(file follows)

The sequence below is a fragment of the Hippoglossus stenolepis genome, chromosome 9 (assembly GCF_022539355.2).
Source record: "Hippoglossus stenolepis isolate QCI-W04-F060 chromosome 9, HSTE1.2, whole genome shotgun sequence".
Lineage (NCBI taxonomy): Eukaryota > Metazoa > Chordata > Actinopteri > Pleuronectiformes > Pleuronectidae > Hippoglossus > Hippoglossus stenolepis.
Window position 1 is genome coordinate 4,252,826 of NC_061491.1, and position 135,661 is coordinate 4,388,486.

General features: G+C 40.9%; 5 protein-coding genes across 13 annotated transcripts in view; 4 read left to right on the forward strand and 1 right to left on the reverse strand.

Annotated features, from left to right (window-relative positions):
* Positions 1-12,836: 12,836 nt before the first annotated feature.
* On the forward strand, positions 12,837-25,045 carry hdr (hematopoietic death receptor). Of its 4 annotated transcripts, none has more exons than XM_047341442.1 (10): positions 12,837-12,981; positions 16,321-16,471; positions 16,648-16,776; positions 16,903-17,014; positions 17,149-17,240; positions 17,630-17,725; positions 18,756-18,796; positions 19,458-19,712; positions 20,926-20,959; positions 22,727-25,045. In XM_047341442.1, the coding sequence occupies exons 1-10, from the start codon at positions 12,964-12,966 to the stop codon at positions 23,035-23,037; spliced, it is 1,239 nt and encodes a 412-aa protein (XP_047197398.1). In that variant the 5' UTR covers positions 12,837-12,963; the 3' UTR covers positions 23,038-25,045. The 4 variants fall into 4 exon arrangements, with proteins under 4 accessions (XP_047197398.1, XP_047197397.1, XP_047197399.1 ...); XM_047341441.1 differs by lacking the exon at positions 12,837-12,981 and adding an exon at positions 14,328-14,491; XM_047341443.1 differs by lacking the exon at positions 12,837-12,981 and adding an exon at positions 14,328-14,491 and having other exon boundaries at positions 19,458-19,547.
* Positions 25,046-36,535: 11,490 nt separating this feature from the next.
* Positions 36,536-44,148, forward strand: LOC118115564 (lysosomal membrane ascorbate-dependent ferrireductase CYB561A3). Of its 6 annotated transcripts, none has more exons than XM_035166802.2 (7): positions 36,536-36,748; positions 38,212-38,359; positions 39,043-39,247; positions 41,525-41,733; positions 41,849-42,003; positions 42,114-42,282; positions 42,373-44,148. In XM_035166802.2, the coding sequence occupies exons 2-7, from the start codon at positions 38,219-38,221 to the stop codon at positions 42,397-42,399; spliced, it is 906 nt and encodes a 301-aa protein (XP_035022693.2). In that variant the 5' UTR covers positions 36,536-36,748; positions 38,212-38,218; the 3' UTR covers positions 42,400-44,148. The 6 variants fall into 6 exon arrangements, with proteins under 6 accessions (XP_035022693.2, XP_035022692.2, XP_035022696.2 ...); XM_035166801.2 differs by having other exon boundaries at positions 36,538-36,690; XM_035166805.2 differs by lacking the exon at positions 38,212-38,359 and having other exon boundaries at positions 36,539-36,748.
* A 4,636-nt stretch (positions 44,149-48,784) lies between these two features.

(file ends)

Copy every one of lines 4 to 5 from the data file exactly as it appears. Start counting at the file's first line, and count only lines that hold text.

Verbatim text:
Window position 1 is genome coordinate 4,252,826 of NC_061491.1, and position 135,661 is coordinate 4,388,486.

General features: G+C 40.9%; 5 protein-coding genes across 13 annotated transcripts in view; 4 read left to right on the forward strand and 1 right to left on the reverse strand.